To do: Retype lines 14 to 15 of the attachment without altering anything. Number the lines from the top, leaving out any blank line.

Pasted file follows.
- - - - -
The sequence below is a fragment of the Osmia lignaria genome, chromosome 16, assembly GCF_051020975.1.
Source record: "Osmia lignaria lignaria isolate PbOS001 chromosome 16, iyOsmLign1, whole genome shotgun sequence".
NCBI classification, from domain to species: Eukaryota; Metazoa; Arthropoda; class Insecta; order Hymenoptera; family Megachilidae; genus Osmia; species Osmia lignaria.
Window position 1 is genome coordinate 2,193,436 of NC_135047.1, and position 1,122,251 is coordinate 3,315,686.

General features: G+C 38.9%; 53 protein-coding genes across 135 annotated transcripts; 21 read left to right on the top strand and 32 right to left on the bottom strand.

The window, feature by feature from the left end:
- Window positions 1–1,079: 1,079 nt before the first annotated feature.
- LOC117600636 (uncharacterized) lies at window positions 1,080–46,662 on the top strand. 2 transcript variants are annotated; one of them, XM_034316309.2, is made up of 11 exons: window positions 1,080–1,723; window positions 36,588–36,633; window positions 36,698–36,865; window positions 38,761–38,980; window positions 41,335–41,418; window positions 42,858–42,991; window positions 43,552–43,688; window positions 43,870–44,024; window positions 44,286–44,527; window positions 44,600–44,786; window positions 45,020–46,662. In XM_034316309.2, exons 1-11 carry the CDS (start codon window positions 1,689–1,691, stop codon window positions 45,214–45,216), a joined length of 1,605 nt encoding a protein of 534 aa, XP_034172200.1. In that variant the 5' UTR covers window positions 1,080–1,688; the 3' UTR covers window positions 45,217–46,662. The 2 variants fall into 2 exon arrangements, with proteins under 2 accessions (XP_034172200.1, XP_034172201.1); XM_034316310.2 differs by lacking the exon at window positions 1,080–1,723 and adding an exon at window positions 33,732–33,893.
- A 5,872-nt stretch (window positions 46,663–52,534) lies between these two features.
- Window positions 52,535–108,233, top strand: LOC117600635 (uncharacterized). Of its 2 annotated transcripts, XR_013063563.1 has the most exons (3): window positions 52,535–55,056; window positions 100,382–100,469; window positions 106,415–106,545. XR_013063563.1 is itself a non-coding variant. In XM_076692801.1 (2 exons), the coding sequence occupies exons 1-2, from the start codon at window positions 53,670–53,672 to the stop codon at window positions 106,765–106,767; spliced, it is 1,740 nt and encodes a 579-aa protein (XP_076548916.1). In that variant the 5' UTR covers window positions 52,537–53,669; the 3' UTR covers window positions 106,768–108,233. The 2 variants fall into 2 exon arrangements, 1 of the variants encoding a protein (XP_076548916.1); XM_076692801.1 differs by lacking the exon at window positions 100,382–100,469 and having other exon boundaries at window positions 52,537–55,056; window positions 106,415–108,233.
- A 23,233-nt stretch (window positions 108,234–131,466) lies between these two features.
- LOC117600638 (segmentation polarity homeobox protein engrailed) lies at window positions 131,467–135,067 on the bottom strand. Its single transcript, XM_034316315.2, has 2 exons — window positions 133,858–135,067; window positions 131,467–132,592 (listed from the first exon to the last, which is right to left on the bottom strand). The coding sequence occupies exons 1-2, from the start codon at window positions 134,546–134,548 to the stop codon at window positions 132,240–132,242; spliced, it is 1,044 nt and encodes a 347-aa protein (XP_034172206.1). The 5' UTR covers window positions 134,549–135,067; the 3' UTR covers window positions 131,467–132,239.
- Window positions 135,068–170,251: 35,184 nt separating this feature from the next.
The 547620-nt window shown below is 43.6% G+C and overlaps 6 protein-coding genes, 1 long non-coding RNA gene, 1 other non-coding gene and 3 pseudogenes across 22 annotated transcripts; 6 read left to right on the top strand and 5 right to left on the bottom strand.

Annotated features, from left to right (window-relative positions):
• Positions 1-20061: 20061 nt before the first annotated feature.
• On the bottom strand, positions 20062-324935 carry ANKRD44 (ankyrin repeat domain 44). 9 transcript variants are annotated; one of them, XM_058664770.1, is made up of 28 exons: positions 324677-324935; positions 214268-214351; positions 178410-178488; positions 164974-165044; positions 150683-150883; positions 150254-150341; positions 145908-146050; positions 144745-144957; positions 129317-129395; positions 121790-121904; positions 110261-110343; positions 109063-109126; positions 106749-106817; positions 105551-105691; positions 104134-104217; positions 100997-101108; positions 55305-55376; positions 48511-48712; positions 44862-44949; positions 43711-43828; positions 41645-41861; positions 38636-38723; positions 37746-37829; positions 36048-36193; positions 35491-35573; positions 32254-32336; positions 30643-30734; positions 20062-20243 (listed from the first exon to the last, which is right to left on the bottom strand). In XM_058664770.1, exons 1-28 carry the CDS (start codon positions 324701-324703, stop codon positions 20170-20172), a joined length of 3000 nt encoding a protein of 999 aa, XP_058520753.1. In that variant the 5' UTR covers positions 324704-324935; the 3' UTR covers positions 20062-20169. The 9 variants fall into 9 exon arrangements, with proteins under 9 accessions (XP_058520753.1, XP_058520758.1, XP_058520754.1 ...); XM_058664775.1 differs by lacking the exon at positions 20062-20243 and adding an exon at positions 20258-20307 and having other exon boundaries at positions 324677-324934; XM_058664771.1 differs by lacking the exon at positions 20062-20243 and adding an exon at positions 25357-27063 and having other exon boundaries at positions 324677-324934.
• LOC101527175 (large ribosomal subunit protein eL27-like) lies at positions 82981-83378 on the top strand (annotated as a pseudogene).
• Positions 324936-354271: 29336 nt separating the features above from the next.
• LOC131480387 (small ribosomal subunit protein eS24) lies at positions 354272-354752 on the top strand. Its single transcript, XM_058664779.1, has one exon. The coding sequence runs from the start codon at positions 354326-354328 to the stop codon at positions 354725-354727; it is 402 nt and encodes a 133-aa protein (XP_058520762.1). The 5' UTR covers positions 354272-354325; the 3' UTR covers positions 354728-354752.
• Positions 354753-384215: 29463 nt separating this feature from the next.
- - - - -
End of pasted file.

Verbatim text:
The 547620-nt window shown below is 43.6% G+C and overlaps 6 protein-coding genes, 1 long non-coding RNA gene, 1 other non-coding gene and 3 pseudogenes across 22 annotated transcripts; 6 read left to right on the top strand and 5 right to left on the bottom strand.

Annotated features, from left to right (window-relative positions):